March 19, 2020
As schools across the country have closed their doors in response to COVID-19, the needs of English learner students are top of mind. English learners (ELs) represent a growing share of the U.S. student population and federal law mandates that they receive specialized instruction to support their English language development. Given how rapidly school closures have happened, there remain many unknowns about how distance learning will play out for these students.
To be sure, the move to online learning will be challenging for all students, but these challenges will be exacerbated for ELs and other students who receive specialized support and instruction. As we have written in the past, while there are a growing number of educational technology tools for ELs, many of these resources are not free and teachers report needing more training on how to use digital learning resources with their EL students. We have also described the shortcomings of current tools, how students may lack access to digital technology in their homes, and how open educational resources (OER) can facilitate online learning for ELs.
In response to school closures, some states have tasked districts with developing plans for remote learning that pay attention to the needs of ELs, but details of these plans are still to come. A key consideration in the development of these plans is that online learning cannot evenly address all four domains of language development (reading, writing, speaking, and listening). Reading, for example, may be more easily tailored to online instruction for ELs, as teachers can share vocabulary resources and differentiated reading passages. Educators can also stream read alouds to their students’ to support emerging readers and facilitate listening comprehension. But the two domains that center on student production of language, writing and speaking, may be more challenging to attend to virtually. Both writing and speaking require feedback for students’ skills to develop: learning a language is a highly social endeavor and requires students to be able to engage in conversations with peers and teachers throughout the day.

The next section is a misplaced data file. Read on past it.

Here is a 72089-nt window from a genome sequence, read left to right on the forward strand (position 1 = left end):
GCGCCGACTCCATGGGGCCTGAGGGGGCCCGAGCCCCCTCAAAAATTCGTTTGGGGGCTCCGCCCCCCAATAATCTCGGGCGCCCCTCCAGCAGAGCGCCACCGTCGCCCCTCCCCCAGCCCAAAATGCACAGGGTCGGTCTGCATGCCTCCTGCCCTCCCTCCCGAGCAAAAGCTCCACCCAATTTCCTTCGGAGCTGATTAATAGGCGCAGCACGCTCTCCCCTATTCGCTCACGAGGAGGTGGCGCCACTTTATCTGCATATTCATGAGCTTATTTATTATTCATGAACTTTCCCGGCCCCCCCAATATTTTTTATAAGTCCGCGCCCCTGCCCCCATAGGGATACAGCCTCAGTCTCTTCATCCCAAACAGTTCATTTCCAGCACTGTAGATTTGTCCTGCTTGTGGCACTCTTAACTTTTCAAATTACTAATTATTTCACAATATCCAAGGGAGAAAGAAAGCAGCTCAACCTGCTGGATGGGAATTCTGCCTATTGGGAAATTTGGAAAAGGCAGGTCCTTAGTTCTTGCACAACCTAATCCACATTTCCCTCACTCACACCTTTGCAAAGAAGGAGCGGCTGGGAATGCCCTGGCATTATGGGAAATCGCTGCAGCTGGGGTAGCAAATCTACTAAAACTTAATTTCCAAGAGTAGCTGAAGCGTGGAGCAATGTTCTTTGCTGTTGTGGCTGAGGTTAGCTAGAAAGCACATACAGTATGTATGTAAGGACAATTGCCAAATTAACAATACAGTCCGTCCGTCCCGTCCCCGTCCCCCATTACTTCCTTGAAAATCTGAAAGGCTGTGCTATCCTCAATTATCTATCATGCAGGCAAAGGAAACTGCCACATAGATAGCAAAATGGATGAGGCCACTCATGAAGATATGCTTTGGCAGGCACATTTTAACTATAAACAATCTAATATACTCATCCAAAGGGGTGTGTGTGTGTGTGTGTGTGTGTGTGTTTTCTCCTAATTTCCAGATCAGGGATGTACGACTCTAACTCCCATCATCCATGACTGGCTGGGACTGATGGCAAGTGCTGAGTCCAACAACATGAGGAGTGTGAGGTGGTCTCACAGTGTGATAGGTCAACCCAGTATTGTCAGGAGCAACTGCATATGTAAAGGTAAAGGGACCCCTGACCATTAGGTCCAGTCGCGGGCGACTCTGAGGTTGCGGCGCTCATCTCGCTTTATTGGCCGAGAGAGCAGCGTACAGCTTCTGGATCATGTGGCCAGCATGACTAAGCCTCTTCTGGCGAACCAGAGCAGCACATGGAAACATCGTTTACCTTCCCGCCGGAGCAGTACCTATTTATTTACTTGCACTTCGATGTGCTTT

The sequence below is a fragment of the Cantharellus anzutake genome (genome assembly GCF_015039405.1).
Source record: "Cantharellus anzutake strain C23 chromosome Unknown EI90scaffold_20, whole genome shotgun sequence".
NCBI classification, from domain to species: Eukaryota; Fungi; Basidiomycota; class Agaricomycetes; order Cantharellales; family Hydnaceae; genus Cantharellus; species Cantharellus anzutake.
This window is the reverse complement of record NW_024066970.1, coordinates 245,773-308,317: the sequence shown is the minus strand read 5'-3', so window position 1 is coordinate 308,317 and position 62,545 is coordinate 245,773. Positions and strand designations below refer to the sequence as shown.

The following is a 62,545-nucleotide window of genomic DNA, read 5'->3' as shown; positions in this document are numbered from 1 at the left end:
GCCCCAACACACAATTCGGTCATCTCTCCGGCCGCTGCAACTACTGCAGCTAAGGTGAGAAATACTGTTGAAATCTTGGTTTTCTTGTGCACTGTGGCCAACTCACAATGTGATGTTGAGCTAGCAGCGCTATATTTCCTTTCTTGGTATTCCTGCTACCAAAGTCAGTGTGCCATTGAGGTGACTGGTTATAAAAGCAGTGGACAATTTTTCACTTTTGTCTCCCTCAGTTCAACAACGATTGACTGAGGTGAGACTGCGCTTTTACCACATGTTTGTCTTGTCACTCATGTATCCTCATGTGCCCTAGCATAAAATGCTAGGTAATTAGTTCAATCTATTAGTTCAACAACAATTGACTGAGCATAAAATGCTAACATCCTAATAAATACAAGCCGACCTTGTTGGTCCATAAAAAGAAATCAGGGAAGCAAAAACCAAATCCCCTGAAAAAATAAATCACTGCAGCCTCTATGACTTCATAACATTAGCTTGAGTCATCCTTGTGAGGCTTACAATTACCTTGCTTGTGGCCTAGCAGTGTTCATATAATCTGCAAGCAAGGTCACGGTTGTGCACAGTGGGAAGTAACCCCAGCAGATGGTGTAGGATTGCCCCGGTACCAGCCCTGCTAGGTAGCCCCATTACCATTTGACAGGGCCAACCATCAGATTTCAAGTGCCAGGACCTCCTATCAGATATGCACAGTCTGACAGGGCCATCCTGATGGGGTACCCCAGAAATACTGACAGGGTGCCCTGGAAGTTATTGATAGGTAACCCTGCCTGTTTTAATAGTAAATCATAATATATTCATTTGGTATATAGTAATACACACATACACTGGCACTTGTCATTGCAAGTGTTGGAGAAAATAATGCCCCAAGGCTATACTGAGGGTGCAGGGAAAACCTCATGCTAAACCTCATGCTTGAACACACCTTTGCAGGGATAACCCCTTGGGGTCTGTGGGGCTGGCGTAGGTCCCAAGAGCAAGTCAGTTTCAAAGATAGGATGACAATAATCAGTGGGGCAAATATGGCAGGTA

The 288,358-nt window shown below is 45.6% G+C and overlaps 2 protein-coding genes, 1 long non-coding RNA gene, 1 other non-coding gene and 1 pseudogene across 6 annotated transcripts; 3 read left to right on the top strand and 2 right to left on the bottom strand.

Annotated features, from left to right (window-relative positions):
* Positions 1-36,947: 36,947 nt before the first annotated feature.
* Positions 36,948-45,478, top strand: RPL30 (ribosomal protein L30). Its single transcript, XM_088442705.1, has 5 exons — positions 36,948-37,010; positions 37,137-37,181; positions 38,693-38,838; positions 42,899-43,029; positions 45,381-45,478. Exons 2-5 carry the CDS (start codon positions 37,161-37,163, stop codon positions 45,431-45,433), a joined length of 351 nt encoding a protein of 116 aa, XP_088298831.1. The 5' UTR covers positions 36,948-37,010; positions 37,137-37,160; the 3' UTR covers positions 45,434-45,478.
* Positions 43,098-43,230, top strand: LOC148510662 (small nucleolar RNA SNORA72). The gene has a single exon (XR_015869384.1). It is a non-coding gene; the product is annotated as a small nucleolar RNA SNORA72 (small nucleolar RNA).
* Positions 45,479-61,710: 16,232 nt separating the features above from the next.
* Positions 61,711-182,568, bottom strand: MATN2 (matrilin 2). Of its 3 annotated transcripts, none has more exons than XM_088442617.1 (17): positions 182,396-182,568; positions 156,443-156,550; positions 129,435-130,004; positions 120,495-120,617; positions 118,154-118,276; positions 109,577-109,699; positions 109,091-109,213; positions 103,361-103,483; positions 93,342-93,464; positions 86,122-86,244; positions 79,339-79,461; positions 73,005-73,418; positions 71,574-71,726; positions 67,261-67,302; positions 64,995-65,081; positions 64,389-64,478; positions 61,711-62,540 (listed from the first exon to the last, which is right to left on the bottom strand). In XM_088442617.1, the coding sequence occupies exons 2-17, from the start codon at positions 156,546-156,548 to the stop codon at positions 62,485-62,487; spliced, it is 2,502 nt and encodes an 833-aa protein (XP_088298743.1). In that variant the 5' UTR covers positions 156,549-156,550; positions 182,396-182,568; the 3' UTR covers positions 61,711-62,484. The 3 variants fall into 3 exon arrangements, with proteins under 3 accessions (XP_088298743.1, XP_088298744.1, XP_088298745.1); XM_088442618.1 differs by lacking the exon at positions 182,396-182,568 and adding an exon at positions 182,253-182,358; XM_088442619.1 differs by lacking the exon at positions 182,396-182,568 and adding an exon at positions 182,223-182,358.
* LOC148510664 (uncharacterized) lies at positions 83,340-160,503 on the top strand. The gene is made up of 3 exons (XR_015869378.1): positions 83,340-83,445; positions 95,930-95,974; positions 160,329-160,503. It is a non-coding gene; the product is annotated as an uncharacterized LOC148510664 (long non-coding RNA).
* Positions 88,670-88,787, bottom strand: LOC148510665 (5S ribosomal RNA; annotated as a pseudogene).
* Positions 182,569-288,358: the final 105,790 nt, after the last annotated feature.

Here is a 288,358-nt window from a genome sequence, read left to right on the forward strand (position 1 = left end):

Families of ELs will also require access to information in their home languages so that they can be well-informed about how to best support their child’s learning at home and how to access the resources available to them. Some of these efforts can be facilitated through technology, but schools will need to use multiple forms of communication and outreach, including through home-school liaisons who speak the home languages of EL families.
School closures are also impacting annual English language proficiency assessments, which are used to track ELs’ progress learning English, level of proficiency and reclassification. As Alicia Passante, ESL Manager at Center City Public Charter Schools in Washington DC, shared in an email, schools were in the middle of ACCESS testing when they closed and it is unclear how they will continue with statewide testing given how much instructional time we students will have missed.
Guidance from the California Department of Education also importantly reminds districts that ELs’ “progress toward language acquisition” will need to be assessed upon their return to school to identify any “additional services and supports to account for how the distance learning program may have impacted the student’s progress toward proficiency.”
The need for resources and guidance will continue to grow as schools remain closed for an indeterminate amount of time. In the meantime, teachers of ELs are turning to a patchwork of online resources to support their students and families, including Reading A-Z, Vocabulary A-Z and Brainpop ELL.
For more guidance on resources and considerations for EL students and their families, see Colorín Colorado. Also see our recently launched EL Resource Hub that compiles research on federal/state policies, instructional programs, assessment, accountability, and other factors related to EL education.
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